a broad range of interdisciplinary environmental research and assessment programs. At the international level, two of the most ambitious programs are the International Geosphere-Biosphere Program (IGBP) of the International Council of Scientific Unions (ICSU), and the World Climate Research Program, jointly sponsored by the World Meteorological Organization and ICSU (NRC, 1990). At the national level, these international research initiatives are supported through the federal inter-agency Global Change Research Program (NSTC, 1994).
Global change research, by its nature and scope, is inherently complex. On the technical side, complexity increases with the number of different variables that are modeled, measured, or experimentally manipulated. These variables may interact with each other to a high degree, and these interactions include nonlinearities or discontinuities in space or time. In particular, a certain degree of complexity in global change research ensues from the sheer quantity of data at large spatial and temporal scales. Likewise, analogous degrees of complexity might originate on the organizational side of research in how the work is structured, managed, and implemented due to the sizable number of investigators and participants across a range of disciplines.
The Global Change Research Program and other large research initiatives involve the interfacing of large volumes of diverse data, commonly combining several traditionally distinct disciplines, such as meteorology, oceanography, geology, biology, chemistry, and geography, or their related subdisciplines. ''Data interfacing" may be defined as the coordination, combination, or integration of data for the purpose of modeling, correlation, pattern analysis, hypothesis testing, and field investigations at various scales. Because data from each discipline and subdiscipline are organized into data sets and databases that frequently possess unique or special attributes, their effective interfacing can be difficult.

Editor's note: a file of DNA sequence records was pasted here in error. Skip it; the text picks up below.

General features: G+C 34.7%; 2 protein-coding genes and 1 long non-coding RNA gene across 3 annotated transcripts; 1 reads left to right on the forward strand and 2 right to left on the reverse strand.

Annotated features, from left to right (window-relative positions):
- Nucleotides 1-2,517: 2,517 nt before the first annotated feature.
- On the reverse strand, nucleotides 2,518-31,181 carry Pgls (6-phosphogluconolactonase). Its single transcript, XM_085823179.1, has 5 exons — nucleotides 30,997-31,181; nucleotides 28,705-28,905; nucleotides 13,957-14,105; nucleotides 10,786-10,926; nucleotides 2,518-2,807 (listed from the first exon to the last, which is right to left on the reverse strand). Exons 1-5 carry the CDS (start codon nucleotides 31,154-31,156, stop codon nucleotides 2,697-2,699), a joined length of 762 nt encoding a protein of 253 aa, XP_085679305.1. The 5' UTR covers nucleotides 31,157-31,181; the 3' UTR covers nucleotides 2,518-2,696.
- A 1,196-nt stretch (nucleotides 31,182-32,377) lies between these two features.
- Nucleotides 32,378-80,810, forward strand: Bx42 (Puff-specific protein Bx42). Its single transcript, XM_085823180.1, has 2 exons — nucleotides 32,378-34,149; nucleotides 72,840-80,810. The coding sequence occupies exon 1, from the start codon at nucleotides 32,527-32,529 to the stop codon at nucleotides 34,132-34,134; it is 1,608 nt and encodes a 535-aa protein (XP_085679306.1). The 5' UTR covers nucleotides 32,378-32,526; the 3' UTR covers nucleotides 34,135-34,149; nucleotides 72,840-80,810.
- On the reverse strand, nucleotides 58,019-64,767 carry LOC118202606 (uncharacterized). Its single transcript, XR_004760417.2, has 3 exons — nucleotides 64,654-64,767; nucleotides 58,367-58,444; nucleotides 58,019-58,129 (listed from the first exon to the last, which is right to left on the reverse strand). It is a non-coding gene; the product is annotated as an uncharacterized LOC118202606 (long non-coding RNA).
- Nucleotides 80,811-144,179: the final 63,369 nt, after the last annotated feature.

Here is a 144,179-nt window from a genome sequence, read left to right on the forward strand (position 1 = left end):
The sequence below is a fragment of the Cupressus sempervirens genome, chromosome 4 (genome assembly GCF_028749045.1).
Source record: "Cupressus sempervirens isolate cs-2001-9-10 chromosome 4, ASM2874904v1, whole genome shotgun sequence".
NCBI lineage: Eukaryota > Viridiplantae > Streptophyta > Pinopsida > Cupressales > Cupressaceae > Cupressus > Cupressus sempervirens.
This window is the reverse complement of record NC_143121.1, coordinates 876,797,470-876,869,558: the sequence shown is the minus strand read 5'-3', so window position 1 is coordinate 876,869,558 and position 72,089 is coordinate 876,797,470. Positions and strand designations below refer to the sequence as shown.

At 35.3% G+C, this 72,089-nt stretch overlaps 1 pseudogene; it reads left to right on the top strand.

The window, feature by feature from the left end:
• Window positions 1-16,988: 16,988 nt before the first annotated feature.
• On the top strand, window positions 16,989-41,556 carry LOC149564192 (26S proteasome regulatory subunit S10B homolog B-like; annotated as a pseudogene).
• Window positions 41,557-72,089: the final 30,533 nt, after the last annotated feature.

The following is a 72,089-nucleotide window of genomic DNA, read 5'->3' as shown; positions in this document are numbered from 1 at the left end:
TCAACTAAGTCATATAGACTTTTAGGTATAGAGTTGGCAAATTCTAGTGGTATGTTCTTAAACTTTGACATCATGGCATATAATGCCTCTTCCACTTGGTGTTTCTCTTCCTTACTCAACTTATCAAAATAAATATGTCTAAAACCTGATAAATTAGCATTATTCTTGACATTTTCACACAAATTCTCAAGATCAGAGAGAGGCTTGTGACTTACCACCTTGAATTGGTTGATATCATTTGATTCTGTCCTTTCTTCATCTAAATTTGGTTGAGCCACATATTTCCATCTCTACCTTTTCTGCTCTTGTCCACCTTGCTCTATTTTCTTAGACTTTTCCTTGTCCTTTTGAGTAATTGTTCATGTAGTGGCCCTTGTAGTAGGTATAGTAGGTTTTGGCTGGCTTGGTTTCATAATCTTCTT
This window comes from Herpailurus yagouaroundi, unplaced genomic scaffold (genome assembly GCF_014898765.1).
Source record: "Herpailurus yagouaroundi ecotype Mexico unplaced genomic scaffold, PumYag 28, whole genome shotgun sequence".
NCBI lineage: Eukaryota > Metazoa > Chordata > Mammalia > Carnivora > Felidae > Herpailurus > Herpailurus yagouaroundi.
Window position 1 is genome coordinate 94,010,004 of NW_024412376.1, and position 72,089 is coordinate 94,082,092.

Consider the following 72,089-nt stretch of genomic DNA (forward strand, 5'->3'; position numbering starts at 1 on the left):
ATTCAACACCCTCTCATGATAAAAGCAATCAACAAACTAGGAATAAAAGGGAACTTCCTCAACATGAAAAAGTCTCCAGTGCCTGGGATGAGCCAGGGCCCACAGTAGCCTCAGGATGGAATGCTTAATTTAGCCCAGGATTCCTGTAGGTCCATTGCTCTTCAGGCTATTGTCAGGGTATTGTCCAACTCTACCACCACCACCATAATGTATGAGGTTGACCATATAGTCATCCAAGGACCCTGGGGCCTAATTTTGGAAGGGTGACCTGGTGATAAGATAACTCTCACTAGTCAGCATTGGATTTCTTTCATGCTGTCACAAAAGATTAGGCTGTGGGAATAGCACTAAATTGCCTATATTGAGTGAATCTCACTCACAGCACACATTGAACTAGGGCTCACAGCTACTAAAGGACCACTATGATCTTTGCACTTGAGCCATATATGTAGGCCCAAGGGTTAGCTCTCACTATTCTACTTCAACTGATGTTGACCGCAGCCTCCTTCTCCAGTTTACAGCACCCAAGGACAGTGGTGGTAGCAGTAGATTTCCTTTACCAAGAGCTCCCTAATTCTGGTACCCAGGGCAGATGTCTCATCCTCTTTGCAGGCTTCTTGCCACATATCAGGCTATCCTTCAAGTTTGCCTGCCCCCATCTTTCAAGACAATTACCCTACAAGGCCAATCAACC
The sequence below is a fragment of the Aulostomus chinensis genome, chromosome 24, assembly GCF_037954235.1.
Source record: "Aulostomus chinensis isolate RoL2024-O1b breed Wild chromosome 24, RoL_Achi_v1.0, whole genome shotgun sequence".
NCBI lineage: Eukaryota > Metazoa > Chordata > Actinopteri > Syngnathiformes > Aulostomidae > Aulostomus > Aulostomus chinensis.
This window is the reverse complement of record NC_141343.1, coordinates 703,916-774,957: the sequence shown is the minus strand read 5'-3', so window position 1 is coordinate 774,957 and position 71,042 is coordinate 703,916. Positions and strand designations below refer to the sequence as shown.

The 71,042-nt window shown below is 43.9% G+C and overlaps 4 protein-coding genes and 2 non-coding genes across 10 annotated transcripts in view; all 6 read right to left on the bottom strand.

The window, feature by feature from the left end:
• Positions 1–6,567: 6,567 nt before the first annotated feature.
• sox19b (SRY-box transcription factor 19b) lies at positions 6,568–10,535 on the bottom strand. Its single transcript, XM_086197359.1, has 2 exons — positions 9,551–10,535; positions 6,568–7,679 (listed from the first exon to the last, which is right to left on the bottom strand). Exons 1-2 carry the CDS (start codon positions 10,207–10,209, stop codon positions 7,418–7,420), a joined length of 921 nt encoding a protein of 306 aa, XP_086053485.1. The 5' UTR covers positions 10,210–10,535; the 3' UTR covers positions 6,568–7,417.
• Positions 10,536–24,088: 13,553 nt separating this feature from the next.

Sound practices in database management are required to deal effectively with problems of complexity in global change studies and other large interdisciplinary research and assessment projects. Although a great deal of attention and resources has been devoted to this type of research in recent years, little guidance has been provided on overcoming the barriers frequently encountered in the interfacing of disparate data sets. And although there is a wealth of relevant experience at the working level in the research community, this experience generally has not been analyzed and organized to make it more readily available to researchers.
Because of the increasing importance of conducting interdisciplinary environmental research and assessments, both nationally and internationally, the Committee for a Pilot Study on Database Interfaces was charged to review and advise on data interfacing activities in that context. This report is the result of that study. It does not address in detail the